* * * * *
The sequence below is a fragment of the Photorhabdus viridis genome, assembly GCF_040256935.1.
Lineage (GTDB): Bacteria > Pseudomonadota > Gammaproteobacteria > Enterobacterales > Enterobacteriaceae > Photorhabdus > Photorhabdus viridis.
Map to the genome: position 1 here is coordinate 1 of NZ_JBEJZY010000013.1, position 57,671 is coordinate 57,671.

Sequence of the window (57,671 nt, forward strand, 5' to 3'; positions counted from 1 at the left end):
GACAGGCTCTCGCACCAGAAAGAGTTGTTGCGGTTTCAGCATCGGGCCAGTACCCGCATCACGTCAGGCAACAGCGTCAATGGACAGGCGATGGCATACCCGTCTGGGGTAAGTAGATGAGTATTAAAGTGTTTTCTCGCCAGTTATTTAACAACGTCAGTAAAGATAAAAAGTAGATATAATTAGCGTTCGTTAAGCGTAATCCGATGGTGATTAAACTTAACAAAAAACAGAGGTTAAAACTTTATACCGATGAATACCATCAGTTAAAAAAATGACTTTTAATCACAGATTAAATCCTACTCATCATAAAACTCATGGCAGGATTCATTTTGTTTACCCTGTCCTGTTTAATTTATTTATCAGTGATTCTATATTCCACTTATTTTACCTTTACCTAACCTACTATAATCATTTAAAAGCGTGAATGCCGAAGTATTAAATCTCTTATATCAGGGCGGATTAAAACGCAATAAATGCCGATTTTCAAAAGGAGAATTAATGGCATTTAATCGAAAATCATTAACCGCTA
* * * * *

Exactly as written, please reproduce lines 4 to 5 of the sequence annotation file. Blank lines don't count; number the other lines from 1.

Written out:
Sequence of the window (57,671 nt, forward strand, 5' to 3'; positions counted from 1 at the left end):
GACAGGCTCTCGCACCAGAAAGAGTTGTTGCGGTTTCAGCATCGGGCCAGTACCCGCATCACGTCAGGCAACAGCGTCAATGGACAGGCGATGGCATACCCGTCTGGGGTAAGTAGATGAGTATTAAAGTGTTTTCTCGCCAGTTATTTAACAACGTCAGTAAAGATAAAAAGTAGATATAATTAGCGTTCGTTAAGCGTAATCCGATGGTGATTAAACTTAACAAAAAACAGAGGTTAAAACTTTATACCGATGAATACCATCAGTTAAAAAAATGACTTTTAATCACAGATTAAATCCTACTCATCATAAAACTCATGGCAGGATTCATTTTGTTTACCCTGTCCTGTTTAATTTATTTATCAGTGATTCTATATTCCACTTATTTTACCTTTACCTAACCTACTATAATCATTTAAAAGCGTGAATGCCGAAGTATTAAATCTCTTATATCAGGGCGGATTAAAACGCAATAAATGCCGATTTTCAAAAGGAGAATTAATGGCATTTAATCGAAAATCATTAACCGCTA